A new study led by Australia's Monash University has found that certain types of cognitively stimulating leisure activities, such as playing chess and crosswords, are associated with reduced risk of dementia among older people.
Published in the JAMA Network Open journal on Friday, the cohort study focused on 10,318 adults aged 70 or older in Australia. Individuals with suspected dementia were identified through regular study visits.
Researchers also collected information on participants' socially and mentally stimulating activities as well as social networks through questionnaires.
According to the study, more frequent participation in adult literacy activities and active mental activities, like playing games, cards, or chess and doing crosswords or puzzles, was associated with a 9.0 percent to 11.0 percent reduction in dementia risk.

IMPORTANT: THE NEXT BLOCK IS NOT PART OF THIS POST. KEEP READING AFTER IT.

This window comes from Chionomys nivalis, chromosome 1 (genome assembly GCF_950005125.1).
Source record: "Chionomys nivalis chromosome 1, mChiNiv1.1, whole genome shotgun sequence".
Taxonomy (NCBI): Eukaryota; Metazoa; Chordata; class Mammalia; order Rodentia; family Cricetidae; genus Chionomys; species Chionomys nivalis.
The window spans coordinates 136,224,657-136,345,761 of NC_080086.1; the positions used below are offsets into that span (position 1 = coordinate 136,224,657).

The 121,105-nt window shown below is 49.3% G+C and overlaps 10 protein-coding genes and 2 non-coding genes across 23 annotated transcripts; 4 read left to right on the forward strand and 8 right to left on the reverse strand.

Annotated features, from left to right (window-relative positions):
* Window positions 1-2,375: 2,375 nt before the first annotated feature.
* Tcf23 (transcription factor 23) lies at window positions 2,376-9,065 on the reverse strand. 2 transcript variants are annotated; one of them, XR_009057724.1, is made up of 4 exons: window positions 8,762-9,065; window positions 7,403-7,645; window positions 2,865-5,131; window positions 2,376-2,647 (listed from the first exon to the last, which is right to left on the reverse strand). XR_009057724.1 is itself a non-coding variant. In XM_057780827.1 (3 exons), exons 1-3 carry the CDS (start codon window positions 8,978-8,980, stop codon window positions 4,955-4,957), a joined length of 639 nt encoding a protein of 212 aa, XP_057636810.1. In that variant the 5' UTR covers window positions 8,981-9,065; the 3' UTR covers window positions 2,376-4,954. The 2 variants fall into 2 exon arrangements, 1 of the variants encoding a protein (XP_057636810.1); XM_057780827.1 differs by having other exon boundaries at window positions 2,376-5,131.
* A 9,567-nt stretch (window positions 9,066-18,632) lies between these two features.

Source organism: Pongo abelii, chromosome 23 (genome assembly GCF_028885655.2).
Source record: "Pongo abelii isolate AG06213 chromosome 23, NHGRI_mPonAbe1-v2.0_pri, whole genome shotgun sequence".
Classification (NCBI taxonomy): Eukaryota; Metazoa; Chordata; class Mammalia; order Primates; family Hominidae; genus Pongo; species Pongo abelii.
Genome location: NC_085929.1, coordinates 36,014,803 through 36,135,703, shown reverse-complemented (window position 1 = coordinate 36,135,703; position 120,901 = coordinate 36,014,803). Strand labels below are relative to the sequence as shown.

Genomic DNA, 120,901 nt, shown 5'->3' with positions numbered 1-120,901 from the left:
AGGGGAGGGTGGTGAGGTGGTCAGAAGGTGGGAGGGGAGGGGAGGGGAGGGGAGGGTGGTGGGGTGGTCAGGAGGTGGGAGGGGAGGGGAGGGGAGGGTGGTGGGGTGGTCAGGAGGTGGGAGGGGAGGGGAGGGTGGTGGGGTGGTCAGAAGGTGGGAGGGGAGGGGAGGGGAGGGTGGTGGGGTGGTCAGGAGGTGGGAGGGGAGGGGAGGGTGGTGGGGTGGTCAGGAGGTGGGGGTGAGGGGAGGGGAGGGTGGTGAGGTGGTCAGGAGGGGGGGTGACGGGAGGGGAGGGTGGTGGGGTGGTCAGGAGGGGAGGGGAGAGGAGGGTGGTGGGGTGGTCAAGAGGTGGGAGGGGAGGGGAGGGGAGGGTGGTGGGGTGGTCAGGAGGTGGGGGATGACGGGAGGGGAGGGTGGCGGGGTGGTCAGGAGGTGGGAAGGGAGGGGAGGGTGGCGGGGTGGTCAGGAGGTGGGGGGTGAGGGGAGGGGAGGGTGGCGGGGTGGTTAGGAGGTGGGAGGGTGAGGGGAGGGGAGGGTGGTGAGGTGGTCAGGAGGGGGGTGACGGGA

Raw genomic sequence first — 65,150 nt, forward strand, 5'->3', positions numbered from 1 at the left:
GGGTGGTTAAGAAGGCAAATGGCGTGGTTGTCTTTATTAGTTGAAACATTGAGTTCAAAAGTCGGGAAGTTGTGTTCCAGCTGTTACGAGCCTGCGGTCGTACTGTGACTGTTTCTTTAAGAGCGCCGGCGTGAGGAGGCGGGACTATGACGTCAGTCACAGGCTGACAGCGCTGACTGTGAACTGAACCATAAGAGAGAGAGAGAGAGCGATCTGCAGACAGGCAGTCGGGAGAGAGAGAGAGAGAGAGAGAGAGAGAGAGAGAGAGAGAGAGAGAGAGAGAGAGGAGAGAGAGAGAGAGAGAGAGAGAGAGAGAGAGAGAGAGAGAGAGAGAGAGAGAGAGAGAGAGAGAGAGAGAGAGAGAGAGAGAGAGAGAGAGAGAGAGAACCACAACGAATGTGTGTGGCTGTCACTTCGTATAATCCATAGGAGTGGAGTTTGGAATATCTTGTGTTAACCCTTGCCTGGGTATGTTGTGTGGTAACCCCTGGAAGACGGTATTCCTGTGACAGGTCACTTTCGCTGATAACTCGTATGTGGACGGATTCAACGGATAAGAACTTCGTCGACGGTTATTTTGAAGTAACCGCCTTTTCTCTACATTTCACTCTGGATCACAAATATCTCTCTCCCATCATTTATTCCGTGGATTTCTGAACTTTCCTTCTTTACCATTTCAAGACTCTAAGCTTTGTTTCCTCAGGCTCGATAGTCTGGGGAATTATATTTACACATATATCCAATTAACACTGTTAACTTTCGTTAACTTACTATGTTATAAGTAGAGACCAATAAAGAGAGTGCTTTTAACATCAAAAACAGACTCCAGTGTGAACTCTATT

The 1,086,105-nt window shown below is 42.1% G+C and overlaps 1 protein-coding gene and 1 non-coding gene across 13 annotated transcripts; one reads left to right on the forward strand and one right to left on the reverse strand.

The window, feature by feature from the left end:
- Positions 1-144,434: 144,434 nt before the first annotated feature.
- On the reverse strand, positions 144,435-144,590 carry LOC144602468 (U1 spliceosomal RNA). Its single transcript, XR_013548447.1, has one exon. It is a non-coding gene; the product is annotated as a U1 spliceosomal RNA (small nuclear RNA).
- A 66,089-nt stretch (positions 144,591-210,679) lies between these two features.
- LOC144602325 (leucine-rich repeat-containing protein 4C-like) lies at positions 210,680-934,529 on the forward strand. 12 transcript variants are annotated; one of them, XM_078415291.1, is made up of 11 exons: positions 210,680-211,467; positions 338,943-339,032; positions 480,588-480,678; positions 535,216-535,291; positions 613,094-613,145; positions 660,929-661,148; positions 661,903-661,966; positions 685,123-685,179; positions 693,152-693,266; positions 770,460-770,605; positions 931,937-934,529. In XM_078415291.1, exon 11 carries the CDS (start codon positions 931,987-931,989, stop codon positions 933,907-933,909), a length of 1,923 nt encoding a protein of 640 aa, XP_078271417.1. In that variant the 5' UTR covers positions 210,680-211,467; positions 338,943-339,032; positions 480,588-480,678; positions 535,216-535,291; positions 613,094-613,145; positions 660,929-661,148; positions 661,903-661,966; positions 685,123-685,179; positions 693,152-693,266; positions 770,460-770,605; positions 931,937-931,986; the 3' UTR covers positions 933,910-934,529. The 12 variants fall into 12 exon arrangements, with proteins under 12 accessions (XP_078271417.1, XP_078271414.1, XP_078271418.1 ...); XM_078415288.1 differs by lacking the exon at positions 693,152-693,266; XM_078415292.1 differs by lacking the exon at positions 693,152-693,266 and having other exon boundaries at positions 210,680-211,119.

Meanwhile, creative hobbies like crafting, knitting, and painting, and more passive activities like reading cut the risk by 7 percent.
Data from the World Health Organization showed that currently, more than 55 million people have dementia worldwide, with nearly 10 million new cases confirmed every year. The disease is more prevalent in those aged 65 or older.
Joanne Ryan, senior author of the study and associate professor at Monash University, regarded identifying strategies to prevent or delay dementia as a huge global priority.
"I think what our results tell us is that active manipulation of previously stored knowledge may play a greater role in dementia risk reduction than more passive recreational activities. Keeping the mind active and challenged may be particularly important," said Ryan.